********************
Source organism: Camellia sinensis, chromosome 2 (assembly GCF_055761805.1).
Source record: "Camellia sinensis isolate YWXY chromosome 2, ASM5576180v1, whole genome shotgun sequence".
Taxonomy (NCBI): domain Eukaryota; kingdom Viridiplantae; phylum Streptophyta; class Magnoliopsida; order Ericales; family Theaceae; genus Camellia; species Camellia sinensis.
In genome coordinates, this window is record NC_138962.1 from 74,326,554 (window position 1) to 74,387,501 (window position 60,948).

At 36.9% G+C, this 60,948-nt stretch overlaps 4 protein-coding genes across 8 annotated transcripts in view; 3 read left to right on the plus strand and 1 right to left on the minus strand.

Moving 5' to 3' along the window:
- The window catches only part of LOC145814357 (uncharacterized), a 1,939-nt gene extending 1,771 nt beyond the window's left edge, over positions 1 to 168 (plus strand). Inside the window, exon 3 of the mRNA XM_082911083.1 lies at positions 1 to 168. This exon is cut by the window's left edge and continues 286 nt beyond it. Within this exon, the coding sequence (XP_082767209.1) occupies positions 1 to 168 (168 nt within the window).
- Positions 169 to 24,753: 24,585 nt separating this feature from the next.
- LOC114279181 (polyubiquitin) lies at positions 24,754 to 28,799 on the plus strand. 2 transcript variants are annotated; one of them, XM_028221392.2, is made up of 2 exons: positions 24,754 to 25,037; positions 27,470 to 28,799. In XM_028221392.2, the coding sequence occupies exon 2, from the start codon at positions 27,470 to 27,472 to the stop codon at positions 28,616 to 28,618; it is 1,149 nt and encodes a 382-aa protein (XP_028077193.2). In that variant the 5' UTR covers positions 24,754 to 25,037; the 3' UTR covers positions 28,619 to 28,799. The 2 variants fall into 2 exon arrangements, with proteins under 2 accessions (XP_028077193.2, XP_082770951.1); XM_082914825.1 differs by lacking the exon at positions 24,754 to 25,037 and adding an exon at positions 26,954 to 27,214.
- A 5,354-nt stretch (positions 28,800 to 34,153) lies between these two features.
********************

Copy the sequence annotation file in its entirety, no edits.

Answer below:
Source organism: Camellia sinensis, chromosome 2 (assembly GCF_055761805.1).
Source record: "Camellia sinensis isolate YWXY chromosome 2, ASM5576180v1, whole genome shotgun sequence".
Taxonomy (NCBI): domain Eukaryota; kingdom Viridiplantae; phylum Streptophyta; class Magnoliopsida; order Ericales; family Theaceae; genus Camellia; species Camellia sinensis.
In genome coordinates, this window is record NC_138962.1 from 74,326,554 (window position 1) to 74,387,501 (window position 60,948).

At 36.9% G+C, this 60,948-nt stretch overlaps 4 protein-coding genes across 8 annotated transcripts in view; 3 read left to right on the plus strand and 1 right to left on the minus strand.

Moving 5' to 3' along the window:
- The window catches only part of LOC145814357 (uncharacterized), a 1,939-nt gene extending 1,771 nt beyond the window's left edge, over positions 1 to 168 (plus strand). Inside the window, exon 3 of the mRNA XM_082911083.1 lies at positions 1 to 168. This exon is cut by the window's left edge and continues 286 nt beyond it. Within this exon, the coding sequence (XP_082767209.1) occupies positions 1 to 168 (168 nt within the window).
- Positions 169 to 24,753: 24,585 nt separating this feature from the next.
- LOC114279181 (polyubiquitin) lies at positions 24,754 to 28,799 on the plus strand. 2 transcript variants are annotated; one of them, XM_028221392.2, is made up of 2 exons: positions 24,754 to 25,037; positions 27,470 to 28,799. In XM_028221392.2, the coding sequence occupies exon 2, from the start codon at positions 27,470 to 27,472 to the stop codon at positions 28,616 to 28,618; it is 1,149 nt and encodes a 382-aa protein (XP_028077193.2). In that variant the 5' UTR covers positions 24,754 to 25,037; the 3' UTR covers positions 28,619 to 28,799. The 2 variants fall into 2 exon arrangements, with proteins under 2 accessions (XP_028077193.2, XP_082770951.1); XM_082914825.1 differs by lacking the exon at positions 24,754 to 25,037 and adding an exon at positions 26,954 to 27,214.
- A 5,354-nt stretch (positions 28,800 to 34,153) lies between these two features.